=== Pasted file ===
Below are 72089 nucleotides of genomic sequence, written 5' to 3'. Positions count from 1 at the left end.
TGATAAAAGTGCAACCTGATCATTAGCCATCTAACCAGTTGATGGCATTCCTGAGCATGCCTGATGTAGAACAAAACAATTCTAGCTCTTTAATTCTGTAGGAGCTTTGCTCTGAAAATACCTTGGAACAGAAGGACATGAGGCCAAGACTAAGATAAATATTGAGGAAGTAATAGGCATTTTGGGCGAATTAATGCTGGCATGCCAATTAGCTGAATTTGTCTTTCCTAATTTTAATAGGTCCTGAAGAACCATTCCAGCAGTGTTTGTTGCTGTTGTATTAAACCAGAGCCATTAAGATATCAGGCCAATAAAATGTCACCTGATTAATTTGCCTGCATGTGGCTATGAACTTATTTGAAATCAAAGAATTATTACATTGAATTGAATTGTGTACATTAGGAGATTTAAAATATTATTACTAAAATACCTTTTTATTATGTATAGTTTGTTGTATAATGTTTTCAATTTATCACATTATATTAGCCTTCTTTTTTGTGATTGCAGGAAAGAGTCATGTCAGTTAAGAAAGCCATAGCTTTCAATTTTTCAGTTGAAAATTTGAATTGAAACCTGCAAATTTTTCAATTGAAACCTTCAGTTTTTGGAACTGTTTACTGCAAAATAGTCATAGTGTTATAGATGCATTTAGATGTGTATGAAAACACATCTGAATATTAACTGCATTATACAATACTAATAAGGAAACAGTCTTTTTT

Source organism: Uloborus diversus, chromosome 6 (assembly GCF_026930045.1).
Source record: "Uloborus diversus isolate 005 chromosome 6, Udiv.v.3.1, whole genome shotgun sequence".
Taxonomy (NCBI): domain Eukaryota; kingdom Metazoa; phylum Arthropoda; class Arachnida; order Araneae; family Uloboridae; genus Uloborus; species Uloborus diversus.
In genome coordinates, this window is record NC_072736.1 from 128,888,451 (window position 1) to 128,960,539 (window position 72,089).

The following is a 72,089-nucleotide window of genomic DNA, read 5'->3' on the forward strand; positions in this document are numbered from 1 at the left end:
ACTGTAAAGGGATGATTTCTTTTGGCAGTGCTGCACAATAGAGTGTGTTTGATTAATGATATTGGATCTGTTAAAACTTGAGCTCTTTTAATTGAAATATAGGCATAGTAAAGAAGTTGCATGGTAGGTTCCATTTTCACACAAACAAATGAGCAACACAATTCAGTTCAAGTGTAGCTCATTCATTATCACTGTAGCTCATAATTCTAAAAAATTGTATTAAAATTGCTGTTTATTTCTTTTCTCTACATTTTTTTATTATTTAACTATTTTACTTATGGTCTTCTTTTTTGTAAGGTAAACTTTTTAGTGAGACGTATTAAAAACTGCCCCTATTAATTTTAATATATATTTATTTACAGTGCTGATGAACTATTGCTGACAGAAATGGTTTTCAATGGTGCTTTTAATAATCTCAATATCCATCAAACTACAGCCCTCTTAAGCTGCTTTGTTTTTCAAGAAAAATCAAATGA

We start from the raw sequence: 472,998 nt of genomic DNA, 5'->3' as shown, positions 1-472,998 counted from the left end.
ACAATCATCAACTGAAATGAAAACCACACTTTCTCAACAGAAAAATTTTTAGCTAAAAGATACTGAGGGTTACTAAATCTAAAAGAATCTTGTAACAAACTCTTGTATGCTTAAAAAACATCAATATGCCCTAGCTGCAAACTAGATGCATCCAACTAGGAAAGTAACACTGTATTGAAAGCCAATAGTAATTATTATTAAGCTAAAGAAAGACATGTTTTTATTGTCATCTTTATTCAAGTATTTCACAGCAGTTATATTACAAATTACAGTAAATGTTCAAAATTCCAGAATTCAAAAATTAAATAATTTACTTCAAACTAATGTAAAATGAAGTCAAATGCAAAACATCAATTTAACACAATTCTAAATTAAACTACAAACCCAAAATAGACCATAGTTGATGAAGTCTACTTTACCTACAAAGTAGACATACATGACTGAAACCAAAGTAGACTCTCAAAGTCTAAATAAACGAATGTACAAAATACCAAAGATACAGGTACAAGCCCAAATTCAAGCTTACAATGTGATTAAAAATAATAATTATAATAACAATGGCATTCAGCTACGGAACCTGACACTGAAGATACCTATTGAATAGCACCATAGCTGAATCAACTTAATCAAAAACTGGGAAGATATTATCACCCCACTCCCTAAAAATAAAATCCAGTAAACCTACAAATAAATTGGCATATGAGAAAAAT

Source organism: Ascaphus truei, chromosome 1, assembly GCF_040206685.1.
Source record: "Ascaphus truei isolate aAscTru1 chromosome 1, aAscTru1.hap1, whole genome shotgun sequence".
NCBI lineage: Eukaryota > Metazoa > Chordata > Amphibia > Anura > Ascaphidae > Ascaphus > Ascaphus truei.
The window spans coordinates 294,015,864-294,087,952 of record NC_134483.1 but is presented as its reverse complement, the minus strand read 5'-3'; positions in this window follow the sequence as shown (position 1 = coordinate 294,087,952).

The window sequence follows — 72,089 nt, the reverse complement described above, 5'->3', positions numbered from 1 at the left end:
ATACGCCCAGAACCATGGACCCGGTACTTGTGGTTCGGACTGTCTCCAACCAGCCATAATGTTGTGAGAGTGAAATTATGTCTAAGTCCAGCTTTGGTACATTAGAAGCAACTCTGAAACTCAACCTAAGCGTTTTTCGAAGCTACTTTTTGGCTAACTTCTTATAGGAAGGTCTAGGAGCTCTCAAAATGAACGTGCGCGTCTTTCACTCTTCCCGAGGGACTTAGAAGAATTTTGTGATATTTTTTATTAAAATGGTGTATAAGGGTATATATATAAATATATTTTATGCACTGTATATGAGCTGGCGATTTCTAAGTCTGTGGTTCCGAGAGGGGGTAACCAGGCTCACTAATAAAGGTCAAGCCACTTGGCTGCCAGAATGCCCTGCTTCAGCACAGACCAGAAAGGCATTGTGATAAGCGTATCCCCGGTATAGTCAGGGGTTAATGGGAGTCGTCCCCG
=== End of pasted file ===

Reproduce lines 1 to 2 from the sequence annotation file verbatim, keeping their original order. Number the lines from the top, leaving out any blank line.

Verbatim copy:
Below are 72089 nucleotides of genomic sequence, written 5' to 3'. Positions count from 1 at the left end.
TGATAAAAGTGCAACCTGATCATTAGCCATCTAACCAGTTGATGGCATTCCTGAGCATGCCTGATGTAGAACAAAACAATTCTAGCTCTTTAATTCTGTAGGAGCTTTGCTCTGAAAATACCTTGGAACAGAAGGACATGAGGCCAAGACTAAGATAAATATTGAGGAAGTAATAGGCATTTTGGGCGAATTAATGCTGGCATGCCAATTAGCTGAATTTGTCTTTCCTAATTTTAATAGGTCCTGAAGAACCATTCCAGCAGTGTTTGTTGCTGTTGTATTAAACCAGAGCCATTAAGATATCAGGCCAATAAAATGTCACCTGATTAATTTGCCTGCATGTGGCTATGAACTTATTTGAAATCAAAGAATTATTACATTGAATTGAATTGTGTACATTAGGAGATTTAAAATATTATTACTAAAATACCTTTTTATTATGTATAGTTTGTTGTATAATGTTTTCAATTTATCACATTATATTAGCCTTCTTTTTTGTGATTGCAGGAAAGAGTCATGTCAGTTAAGAAAGCCATAGCTTTCAATTTTTCAGTTGAAAATTTGAATTGAAACCTGCAAATTTTTCAATTGAAACCTTCAGTTTTTGGAACTGTTTACTGCAAAATAGTCATAGTGTTATAGATGCATTTAGATGTGTATGAAAACACATCTGAATATTAACTGCATTATACAATACTAATAAGGAAACAGTCTTTTTT